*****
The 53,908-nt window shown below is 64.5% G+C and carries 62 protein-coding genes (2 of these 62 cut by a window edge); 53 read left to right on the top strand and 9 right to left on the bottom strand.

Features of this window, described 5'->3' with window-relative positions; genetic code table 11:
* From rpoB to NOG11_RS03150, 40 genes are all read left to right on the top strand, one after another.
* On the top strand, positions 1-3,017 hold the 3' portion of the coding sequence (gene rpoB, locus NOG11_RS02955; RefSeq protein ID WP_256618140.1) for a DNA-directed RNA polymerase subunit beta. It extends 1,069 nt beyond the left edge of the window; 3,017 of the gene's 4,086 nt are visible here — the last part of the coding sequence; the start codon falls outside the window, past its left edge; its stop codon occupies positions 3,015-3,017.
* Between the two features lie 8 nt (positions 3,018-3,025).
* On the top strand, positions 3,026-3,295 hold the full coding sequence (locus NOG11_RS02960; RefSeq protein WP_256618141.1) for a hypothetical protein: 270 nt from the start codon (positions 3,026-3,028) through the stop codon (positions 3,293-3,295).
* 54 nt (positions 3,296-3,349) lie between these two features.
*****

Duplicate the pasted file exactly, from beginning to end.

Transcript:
The 53,908-nt window shown below is 64.5% G+C and carries 62 protein-coding genes (2 of these 62 cut by a window edge); 53 read left to right on the top strand and 9 right to left on the bottom strand.

Features of this window, described 5'->3' with window-relative positions; genetic code table 11:
* From rpoB to NOG11_RS03150, 40 genes are all read left to right on the top strand, one after another.
* On the top strand, positions 1-3,017 hold the 3' portion of the coding sequence (gene rpoB, locus NOG11_RS02955; RefSeq protein ID WP_256618140.1) for a DNA-directed RNA polymerase subunit beta. It extends 1,069 nt beyond the left edge of the window; 3,017 of the gene's 4,086 nt are visible here — the last part of the coding sequence; the start codon falls outside the window, past its left edge; its stop codon occupies positions 3,015-3,017.
* Between the two features lie 8 nt (positions 3,018-3,025).
* On the top strand, positions 3,026-3,295 hold the full coding sequence (locus NOG11_RS02960; RefSeq protein WP_256618141.1) for a hypothetical protein: 270 nt from the start codon (positions 3,026-3,028) through the stop codon (positions 3,293-3,295).
* 54 nt (positions 3,296-3,349) lie between these two features.